FIBERuary Day 27 SKIRTING FLEECES
“Skirting” is the traditional term for removing less desirable/ clearly unusable parts of a sheep fleece. When a fleece is laid out- cut side down- it looks something like this:
(in this sketch, the head end of the fleece is facing down). You’ll see that the outside edges of the fleece, all the way around, are the edges to be removed. (Think of a laid out skirt, with the hem chopped off.)
It’s helpful to lay the fleece out on a skirting table. Ours is about 4’ by 8’, a wooden frame around welded wire that’s set on sawhorses. The holes in the wire let some small bits fall through.
The amount of skirting to be done on any particular fleece can vary tremendously: all the way from none to virtually the entire fleece.
For me, the two things I’m skirting is fiber that is structurally unsound or contaminated by vegetation. Structurally unsound fleece can be:
Most vegetal contamination is caused by hay or by weeds. Sheep are gregarious creatures, and love to chew while turning their head over the back of the sheep next to them. (My tallest sheep almost always have less back hay than the shorter ones.) They love to pull out great bunches of hay, dropping the uneaten portions. This is why most sheep feeders have small openings, forcing the sheep to take smaller bites. Sheep will also dribble hay over their own and their neighbors’ neck wool. Weeds can be of many species. We’re renovating old pasture and my two biggest problems come from burdock and thistles…sometimes I don’t get to removing them before the sheep find them. Burdocks aren’t too bad to get out- as long as they’re removed right after they attach. I once had some sheep get into beggars’ ticks- most of that fleece had to be tossed.
So from a shepherd’s perspective, how do you keep the fleeces clean? There are lots of strategies:
The photos are of a Romney fleece with six months growth which was shorn in the fall. The fleece is a bit jumbled- but the first picture shows about one third of the fleece, with the two small piles on the right being the fleece I’ve skirted out.
The next photo is a close up of some of the wool so you can see the staple.
From a spinner’s perspective, a lot depends on how bad the fleece is and how much you like it. One of the frustrations is that the finest fleece around the neck is generally in the worst shape, as shown on the two diagrams below.
When I skirt I actually sort into three bags: Prime, Seconds, and Skirtings. I’ve learned that I can often use the seconds- after washing and dyeing they can surprise me. I’m still looking for skirting uses. It composts very slowly, makes lousy mulch. I’ve had people use it for insulation in a double wall (unwashed….not sure what it attracts). Someone tried to use it as the first layer on a green (ie, planted) roof. Our dogs have bags of it to sleep on during cold winters….but I just replace the wool if it gets soaked with urine or throw-up.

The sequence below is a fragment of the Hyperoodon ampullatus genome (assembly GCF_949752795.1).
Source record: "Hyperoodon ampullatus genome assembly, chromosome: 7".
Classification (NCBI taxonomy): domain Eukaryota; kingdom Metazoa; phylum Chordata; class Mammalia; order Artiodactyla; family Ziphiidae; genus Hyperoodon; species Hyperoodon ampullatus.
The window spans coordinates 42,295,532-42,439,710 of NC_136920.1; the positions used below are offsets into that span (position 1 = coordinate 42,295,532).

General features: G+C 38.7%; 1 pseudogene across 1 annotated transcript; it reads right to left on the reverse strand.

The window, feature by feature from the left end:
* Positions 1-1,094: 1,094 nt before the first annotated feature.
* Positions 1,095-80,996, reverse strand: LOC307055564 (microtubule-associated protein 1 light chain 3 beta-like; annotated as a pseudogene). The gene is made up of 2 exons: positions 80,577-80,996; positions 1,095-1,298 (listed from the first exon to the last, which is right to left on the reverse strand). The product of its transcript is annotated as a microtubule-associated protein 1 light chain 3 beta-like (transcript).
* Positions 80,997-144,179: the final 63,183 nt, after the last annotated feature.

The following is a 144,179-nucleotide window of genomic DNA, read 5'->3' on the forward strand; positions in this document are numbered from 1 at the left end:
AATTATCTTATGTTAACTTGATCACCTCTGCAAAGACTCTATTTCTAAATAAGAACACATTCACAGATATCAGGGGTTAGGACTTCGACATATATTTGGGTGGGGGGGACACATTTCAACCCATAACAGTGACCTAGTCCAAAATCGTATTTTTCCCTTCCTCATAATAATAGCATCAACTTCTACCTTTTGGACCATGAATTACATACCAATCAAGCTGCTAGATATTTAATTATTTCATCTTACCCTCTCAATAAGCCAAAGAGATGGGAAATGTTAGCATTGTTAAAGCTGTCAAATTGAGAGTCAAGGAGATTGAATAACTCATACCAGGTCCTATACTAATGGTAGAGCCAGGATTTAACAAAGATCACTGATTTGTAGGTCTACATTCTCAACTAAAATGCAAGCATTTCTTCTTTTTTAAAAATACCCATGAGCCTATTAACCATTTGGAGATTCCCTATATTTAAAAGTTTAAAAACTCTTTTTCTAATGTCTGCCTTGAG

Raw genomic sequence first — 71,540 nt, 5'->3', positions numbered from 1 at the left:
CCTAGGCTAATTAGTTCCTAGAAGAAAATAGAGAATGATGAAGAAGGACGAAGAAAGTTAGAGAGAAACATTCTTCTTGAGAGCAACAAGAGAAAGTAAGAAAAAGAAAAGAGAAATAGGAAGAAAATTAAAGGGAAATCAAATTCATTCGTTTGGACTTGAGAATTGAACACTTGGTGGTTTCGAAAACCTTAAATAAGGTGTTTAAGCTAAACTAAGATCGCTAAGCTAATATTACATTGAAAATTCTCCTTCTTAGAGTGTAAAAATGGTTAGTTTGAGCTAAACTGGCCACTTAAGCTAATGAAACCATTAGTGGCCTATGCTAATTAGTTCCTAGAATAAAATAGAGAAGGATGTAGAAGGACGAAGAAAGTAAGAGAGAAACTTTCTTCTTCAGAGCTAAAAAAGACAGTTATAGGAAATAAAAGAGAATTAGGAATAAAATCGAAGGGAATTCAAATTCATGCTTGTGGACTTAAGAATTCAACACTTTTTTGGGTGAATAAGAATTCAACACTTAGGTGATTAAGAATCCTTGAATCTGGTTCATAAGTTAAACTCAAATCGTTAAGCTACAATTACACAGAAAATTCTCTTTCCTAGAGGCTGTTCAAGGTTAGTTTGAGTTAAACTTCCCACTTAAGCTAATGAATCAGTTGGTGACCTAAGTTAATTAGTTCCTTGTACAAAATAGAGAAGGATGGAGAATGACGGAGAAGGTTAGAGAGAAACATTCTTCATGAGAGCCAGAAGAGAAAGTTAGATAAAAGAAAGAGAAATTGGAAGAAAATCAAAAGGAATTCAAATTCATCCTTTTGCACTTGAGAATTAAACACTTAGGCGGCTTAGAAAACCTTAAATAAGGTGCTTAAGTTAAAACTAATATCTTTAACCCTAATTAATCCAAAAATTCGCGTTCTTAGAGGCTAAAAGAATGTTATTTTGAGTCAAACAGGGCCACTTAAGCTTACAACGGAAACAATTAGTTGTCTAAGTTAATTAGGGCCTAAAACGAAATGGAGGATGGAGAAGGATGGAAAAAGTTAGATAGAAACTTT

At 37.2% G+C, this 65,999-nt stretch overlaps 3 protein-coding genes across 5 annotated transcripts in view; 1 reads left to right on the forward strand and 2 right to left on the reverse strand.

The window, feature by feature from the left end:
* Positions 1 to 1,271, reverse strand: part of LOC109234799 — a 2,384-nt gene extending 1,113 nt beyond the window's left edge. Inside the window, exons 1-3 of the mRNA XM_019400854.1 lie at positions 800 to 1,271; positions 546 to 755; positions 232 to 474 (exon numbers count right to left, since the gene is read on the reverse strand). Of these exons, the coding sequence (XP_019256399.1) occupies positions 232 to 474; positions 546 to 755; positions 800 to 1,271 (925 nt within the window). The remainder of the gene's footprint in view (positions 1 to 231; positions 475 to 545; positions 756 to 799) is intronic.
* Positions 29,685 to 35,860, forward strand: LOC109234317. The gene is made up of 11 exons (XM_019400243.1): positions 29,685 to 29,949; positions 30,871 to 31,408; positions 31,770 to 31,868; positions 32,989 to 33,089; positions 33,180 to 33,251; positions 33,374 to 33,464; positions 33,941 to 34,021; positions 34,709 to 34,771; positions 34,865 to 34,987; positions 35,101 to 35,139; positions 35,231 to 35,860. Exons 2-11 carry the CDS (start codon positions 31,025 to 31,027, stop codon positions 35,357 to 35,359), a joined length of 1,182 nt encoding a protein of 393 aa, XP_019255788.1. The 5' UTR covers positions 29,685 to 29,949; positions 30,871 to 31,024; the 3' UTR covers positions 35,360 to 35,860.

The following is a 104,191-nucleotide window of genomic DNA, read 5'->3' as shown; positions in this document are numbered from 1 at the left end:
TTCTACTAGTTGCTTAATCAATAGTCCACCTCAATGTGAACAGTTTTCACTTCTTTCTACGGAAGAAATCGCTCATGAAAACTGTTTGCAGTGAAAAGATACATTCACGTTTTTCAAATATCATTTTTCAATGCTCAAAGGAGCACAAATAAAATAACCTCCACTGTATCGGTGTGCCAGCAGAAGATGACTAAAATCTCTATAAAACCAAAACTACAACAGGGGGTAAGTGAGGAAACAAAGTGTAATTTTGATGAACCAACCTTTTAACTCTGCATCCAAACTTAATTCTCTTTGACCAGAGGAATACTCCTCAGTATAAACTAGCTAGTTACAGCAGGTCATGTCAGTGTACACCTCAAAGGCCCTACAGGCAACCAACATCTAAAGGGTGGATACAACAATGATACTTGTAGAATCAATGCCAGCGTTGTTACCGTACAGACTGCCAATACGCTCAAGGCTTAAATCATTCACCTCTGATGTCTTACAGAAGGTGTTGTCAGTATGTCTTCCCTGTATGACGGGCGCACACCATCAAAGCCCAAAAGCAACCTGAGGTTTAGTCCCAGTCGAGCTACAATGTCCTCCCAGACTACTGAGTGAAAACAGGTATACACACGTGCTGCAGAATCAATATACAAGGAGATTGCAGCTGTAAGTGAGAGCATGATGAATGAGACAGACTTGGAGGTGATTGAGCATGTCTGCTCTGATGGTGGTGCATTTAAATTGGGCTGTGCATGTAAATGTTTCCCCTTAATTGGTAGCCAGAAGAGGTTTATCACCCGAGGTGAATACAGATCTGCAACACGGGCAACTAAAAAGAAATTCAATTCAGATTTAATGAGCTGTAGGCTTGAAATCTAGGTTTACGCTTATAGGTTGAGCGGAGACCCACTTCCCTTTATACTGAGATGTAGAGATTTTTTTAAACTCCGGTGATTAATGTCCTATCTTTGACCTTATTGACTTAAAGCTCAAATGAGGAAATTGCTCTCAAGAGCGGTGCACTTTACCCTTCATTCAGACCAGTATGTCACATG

I do weigh and make notes about each fleece, and I use those notes when breeding and when culling.
When you buy a fleece it should be clean! You still should lay it out and look at it whole. Are the different sections of fleece similar in staple length and softness? If not and you want to make one project from that whole fleece, you’ll need to take care to evenly blend the different kinds of fiber. Lots of times I just use the different types of fleece in different ways.
Hope this helps you approach a fleece- buying one raw (in the grease) is a great way to start. Fun- and it smells good.
FIBERuary Day 21 MOTHS Whispering Pines Farm
If you have wool at one time or another you have had moths. They ruin fleeces and put holes in your clothes. Here are some way to discourage them from making a home in your woolen items.
Lenny’s Yarn Story
My good friend Lenny passed away in the late 90’s. I was the recipient of her wool yarns and equipment. There were many boxes and in one I found a shirt box. I opened it up and in between tissue paper were four skeins of handspun singles. They were surrounded by Bay leaves. Each skein was tagged with the year it was spun, they were all done in 1948! I think there were two factors here that prevented the moths. There were stored in a cardboard box and the bay leaves.Since that time I have always packed my woolens in bay leaves along with some lavender and other herbs.
Moths can also come in with fleeces. Storing the fresh fleeces in paper bags help. ALWAYS inspect new fleeces. A few years ago I bought three beautiful fleeces.It wasn’t until I saw moths flying around my kitchen did I realized that I had an infestation.. Most of the fleece had to be thrown away. Luckily I got it in time as the other fleeces were fine. I immediately washed the rest of the damaged fleece and the other two. Another thing I like to do is add some lavender oil to the final rinse water of fleeces. Be careful not to pour the oil directly on the fleece as it will stain white wool. I have learned this the hard way by ruining a favorite Irish Sweater. I till wear it around the house and have considered dyeing it with black walnut dye.
If you have a minor problem with moths you can put the item in the freezer for a week. That will kill them.
Be sure and wash thoroughly woolen items that you are going to put away for the warm months. Moths are attracted to any stained clothes.
As you can see I do buy Bay Leaves in bulk. I do sell them at shows or you can e-mail me firstname.lastname@example.org for more information.
Thanks for joining me today in FIBERuary, I hope that I have helped keep your woolens safe.